Tuesday, July 28, 2015

BNZ House - About Bloody Time!

The former BNZ House in Christchurch's Cathedral Square has FINALLY been sold and will be demolished.
The new owner is Nexus Point Ltd, a company owned by Chch property investor Surja Yang and an individual offshore investor registered as a company in the British Virgin Islands.
Yang confirmed the $5m.sale had been finalised and would be settled by the end of this month. He says he will then apply for demolition consent, but has no plans yet for the 3000 sq.m. property: "I like the site – it's a prime site for Christchurch. I'm open for any tenants, or someone who would like to do a hotel or offices. I'll build to suit."
Built in 1961, the building's previous owner was Cristo Ltd, a family group of Christchurch investors. After it was damaged in the EQs and the BNZ bank moved out, Cristo drew up designs to rebuild it in similar style for new tenants. They later decided to sell, spending the insurance proceeds instead on an $84m Auckland office tower.
The Canterbury Earthquake Recovery Authority (Cera) took over the building's demolition and asbestos removal in 2012, and handed it back to Cristo when they considered it safe. The two parties then became embroiled in a dispute over the property. The 13-storey building became an eyesore after sitting partly demolished and derelict for three years.
Other would-be buyers eventually gave up...

Yang's background: He owns a half-share of the Victoria St building featuring King of Snake Restaurant. He is also developing a new 4-storey Durham St office building, and has planned a 9-storey luxury apartment building next door on Armagh St.

Sunday, July 26, 2015

Japan Back In The Zoo Club

The Japanese Association of Zoos and Aquariums (JAZA) has regained its membership in the World Association of Zoos and Aquariums (WAZA), after it ordered its members to stop getting dolphins from the brutal Taiji hunt.
WAZA represents more than 50 national aquarium and zoo associations worldwide, and requires members to stick to certain animal welfare standards. It suspended JAZA in April over acquisitions of dolphins from Taiji, where every year fishermen herd animals into a cove and butcher them. They save a handful of the animals to sell to aquariums.
"Soup, anyone?"
When the Japanese body met late May, a majority of its 89 member zoos and 63 aquariums voted in favour of staying in WAZA, by ending the purchase of Taiji dolphins.
If the JAZA members had voted no, they'd have been expelled immediately. That would have ended access to the WAZA database, creating big difficulties importing rare animals from zoos and aquariums overseas.
JAZA said the suspension has also prompted the group to seek alternative sources of live dolphins.
"Got my fork. When's lunch?"
So, typical of the Japanese mind-set about marine mammals, JAZA will still get the dolphins another way...while greedily retaining access to a very valuable database!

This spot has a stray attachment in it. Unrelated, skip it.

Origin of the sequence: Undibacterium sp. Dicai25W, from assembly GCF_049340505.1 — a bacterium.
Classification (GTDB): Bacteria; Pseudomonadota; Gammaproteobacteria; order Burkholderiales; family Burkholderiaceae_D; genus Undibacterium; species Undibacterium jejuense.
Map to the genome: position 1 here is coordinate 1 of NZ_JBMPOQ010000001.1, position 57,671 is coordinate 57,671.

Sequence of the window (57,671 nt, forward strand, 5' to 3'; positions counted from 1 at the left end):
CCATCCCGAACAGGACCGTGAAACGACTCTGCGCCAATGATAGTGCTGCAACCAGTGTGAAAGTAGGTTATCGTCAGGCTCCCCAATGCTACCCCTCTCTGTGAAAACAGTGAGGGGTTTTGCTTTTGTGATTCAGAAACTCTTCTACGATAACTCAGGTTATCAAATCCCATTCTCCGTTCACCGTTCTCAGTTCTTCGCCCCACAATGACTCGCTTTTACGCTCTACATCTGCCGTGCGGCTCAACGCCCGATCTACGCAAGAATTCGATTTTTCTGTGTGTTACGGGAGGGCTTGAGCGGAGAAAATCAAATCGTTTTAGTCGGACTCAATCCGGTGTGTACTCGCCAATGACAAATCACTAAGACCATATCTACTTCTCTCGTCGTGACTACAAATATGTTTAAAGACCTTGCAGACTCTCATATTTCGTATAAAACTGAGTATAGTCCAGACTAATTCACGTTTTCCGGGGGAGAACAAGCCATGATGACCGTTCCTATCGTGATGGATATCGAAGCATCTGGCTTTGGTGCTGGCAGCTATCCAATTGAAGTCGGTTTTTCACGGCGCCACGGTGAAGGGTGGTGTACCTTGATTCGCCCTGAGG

The slaughter at Taiji gained global notoriety after the Oscar-winning documentary The Cove (2009) showed the water running red with blood. Only a small number of dolphins caught at Taiji are sold to aquariums. The vast majority are butchered and sold for their meat.
The battle for Taiji continues...

Friday, July 24, 2015

Honesty Not The Best Policy?

For a New Plymouth woman, honesty doesn't always pay!
Louise Jackson noticed a mystery $429 deposit in her ANZ account recently. She rang the bank to sort it out. How hard can that be? VERY, it seems!
ANZ staff told her they could not simply reverse the transaction - they can do a trace, but that would cost Louise $15.
When she said she didn't want to pay the fee (and fair enough: why should she? SHE didn't make the mistake!), the ANZ staff member suggested she call the bank that the dosh came from, to see if it could do anything. Crazy, huh?
Now, at this point, some folk would say
"To hell with it! Finders keepers!" but Louise persevered and contacted TSB Bank, where the transaction originated...only to be told that without an account number or name to reference against, it could do nothing either. (No company name or account number showed up on Louise's online statement, just a three-letter reference code.)
Surely all that was needed was a teeny bit of effort, to compare dates and amounts, and narrow down the possible source that way...? A half-decent computer programme could do it in the blink of a bank charge hike.
But it appears banks don't like to work FOR their customers any more. However, under the spotlight of public scrutiny, they do start to squirm!
ANZ Bank spokesman Stefan Herrick acknowledges the bank does charge a small fee to trace transactions, but staff can waive it under certain circumstances: "In this case the customer shouldn't have been asked to pay a fee for doing the right thing. We applaud her honesty, and thank her for doing what she could to ensure the money went back to its rightful owner."
And surprise-surprise, the ANZ is now tracing the source of the mystery money "as a matter of priority." Quite frankly, too little too late - a weak response from both ANZ and TSB...